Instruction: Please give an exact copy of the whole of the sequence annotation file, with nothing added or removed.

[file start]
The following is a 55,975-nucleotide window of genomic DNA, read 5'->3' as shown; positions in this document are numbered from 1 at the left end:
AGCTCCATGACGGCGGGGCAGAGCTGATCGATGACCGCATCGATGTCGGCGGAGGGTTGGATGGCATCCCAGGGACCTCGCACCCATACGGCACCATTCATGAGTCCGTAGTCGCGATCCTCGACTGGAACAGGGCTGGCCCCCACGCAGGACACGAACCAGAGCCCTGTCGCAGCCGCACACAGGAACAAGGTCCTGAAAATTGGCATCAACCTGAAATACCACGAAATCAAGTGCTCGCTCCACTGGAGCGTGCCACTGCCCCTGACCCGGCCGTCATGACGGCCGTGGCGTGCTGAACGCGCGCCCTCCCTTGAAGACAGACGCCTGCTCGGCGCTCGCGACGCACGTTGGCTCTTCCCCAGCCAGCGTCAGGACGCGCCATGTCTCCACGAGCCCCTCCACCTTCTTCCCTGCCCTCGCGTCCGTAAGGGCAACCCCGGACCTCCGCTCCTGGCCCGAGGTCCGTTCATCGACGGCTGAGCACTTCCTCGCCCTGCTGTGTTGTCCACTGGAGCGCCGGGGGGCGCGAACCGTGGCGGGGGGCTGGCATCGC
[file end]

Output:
The following is a 55,975-nucleotide window of genomic DNA, read 5'->3' as shown; positions in this document are numbered from 1 at the left end:
AGCTCCATGACGGCGGGGCAGAGCTGATCGATGACCGCATCGATGTCGGCGGAGGGTTGGATGGCATCCCAGGGACCTCGCACCCATACGGCACCATTCATGAGTCCGTAGTCGCGATCCTCGACTGGAACAGGGCTGGCCCCCACGCAGGACACGAACCAGAGCCCTGTCGCAGCCGCACACAGGAACAAGGTCCTGAAAATTGGCATCAACCTGAAATACCACGAAATCAAGTGCTCGCTCCACTGGAGCGTGCCACTGCCCCTGACCCGGCCGTCATGACGGCCGTGGCGTGCTGAACGCGCGCCCTCCCTTGAAGACAGACGCCTGCTCGGCGCTCGCGACGCACGTTGGCTCTTCCCCAGCCAGCGTCAGGACGCGCCATGTCTCCACGAGCCCCTCCACCTTCTTCCCTGCCCTCGCGTCCGTAAGGGCAACCCCGGACCTCCGCTCCTGGCCCGAGGTCCGTTCATCGACGGCTGAGCACTTCCTCGCCCTGCTGTGTTGTCCACTGGAGCGCCGGGGGGCGCGAACCGTGGCGGGGGGCTGGCATCGC